4. Your description of the practice of medicine has a wonderful authenticity, but so do your descriptions of Marie’s concern for Jolene’s mother and Marie’s relationship with her niece. How does being a mother inform your writing?

Being a mother informs everything that I do. My children are the center of my life. But even with a clear focal point, it gets tricky to balance career and family, and I struggle with the perpetual guilt most working mothers feel. That said, my kids and husband are enormously supportive and helpful, and I think my children have learned good lessons from seeing both their parents pull together to make a home.

In Oxygen, Marie feels that her chance at motherhood may have been sacrificed for her career. Her sister Lori has chosen to be a stay-at-home mother, and never discovered the challenge and self-sufficiency that a career can give a woman. In some ways these two characters reflect two halves of my own life: the doctor I might have been if I had not had children, and the mother I might have been if I had not become a doctor. I’ve been lucky enough to blend both in my life. But ultimately I believe it's our relationships that matter most, and that’s one of the themes I’ve tried to explore in this novel. Certainly being a mother is where I've learned that lesson most intimately. In a day filled with the chaos of four young children, it's easy to be overwhelmed by the work of just getting from breakfast to bedtime. But when you look back months or years later, you recognize that it was the small things in each of those days that means so very much. So corny, but so true!

5. Marie is hit especially hard by Jolene’s death. It takes a toll on her personally, but also professionally; she is unable to treat another young child when she is called to his case. How do doctors grapple with the experience of losing a patient? How do you separate those experiences from your personal life?

It's very difficult to cope with losing a patient, especially if there is any question that the death could have been avoided or delayed. I've had the experience of telling family members that the person they love has died, and found myself crying along with them. In Marie's case this loss is compounded by questions of negligence, and the lingering pain in her own family’s history. Her professional defenses break down and make it impossible for her to distance herself from the death and move on.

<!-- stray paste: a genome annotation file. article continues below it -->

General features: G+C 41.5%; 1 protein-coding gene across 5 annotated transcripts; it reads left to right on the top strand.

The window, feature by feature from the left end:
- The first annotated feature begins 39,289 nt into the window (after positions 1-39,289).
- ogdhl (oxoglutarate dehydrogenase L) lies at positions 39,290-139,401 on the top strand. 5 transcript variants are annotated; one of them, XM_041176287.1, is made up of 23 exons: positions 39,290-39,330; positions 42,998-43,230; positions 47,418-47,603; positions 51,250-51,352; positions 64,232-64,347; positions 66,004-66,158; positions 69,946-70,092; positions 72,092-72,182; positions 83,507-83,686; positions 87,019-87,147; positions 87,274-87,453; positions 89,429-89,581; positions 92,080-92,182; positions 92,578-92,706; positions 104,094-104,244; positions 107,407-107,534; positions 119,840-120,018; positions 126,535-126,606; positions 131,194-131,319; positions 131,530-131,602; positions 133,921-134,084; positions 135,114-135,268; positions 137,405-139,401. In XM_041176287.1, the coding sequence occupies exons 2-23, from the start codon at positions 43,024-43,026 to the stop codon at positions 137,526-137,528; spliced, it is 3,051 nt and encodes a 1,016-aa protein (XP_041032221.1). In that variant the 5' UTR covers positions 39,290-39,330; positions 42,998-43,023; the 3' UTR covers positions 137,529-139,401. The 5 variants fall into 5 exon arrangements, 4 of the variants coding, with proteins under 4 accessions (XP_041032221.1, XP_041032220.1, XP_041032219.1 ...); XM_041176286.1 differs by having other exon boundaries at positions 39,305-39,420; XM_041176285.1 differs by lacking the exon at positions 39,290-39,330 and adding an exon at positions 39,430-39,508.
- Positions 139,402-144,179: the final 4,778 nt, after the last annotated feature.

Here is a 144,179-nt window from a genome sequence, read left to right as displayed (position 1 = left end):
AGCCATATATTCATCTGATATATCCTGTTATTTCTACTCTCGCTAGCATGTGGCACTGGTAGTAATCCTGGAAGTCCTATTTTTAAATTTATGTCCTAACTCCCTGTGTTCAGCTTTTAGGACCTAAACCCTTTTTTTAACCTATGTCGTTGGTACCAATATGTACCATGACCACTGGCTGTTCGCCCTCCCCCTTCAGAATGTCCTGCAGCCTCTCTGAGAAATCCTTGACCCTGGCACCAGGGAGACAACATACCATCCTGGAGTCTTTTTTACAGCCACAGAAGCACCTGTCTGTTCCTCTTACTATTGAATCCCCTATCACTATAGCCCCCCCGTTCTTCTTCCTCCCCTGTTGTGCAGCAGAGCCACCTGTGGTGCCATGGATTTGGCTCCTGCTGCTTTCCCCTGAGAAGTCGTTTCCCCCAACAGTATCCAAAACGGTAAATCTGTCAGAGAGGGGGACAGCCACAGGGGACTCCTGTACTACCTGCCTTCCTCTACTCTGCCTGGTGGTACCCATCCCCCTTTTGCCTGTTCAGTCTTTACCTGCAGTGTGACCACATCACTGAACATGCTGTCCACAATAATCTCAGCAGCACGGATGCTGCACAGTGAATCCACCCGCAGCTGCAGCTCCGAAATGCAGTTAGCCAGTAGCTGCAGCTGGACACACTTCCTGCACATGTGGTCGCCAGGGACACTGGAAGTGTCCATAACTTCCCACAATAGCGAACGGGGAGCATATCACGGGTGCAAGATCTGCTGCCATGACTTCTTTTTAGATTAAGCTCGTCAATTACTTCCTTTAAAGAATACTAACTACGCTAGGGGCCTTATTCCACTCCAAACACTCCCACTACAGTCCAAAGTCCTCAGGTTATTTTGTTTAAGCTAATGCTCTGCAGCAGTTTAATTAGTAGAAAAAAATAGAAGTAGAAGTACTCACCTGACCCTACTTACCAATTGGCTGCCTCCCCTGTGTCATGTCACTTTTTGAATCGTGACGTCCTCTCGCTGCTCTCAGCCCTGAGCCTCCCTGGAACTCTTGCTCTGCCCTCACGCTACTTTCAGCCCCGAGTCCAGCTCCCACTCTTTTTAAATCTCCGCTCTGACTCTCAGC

Marie tells Lori that she used to worry about how she would buffer herself from the pain of illness and death once she became a doctor. Years later she realized that emotional walls had gone up involuntarily, beyond her control. I wonder if that isn’t the real battle for a doctor. Human beings have a remarkable capacity to adapt, and as a physician that can mean you even adapt to grief and suffering, forgetting that it’s a brand-new experience for the patient and their family. So rather than consciously distancing ourselves from difficult emotions, I think we may need to consciously remind ourselves to be very present in that experience with our patients.

In the circumstances of the novel, Marie feels a deep need to face Bobbie, and ask for forgiveness. This is something we are only lately addressing in medicine: the place for hospitals and doctors to tell patients and families we’re sorry things didn’t turn out as expected. I think silence may be one unfortunate consequence of litigation. But we’re learning that an apology can bring relief and sometimes lower the legal costs. For the physician, the most important person to forgive may be oneself. That can be critical to recovering and regaining the confidence needed to help other patients in the future.

6. You have a remarkable talent for capturing the rhythm of a hospital and the routines of calls and breaks and procedures. Was it hard to bring them to life so vividly?

The hospital scenes (working in the operating room, taking call, bantering with the nurses and technicians and other doctors) were some of the easier sections of the novel to write. I just lifted examples right out of my actual working life and tweaked the characters and stories to better match the purposes of the scenes.

I don’t currently work as many hours as Marie does, but I used to. I know many doctors who work extraordinary hours, late into their careers. It can get fatiguing, and that fatigue can go home with you and affect your relationships and creativity, and certainly your health. The hospital can become your whole life—your social community and point of connection with the rest of the world. In Marie’s case this leaves her feeling abandoned and friendless when her career implodes.

I also tried to write these scenes realistically to show the mundane aspects of hospital life as well as the dramatic. Unlike the medical stories in movies or TV, doctors really don’t spend every moment in the middle of a tragedy or medical miracle!

7. In a few places in the book you mention the shortage of anesthesiologists, and it turns out that Joe was hired for lack of a better option. Does the shortage really exist? If so, why?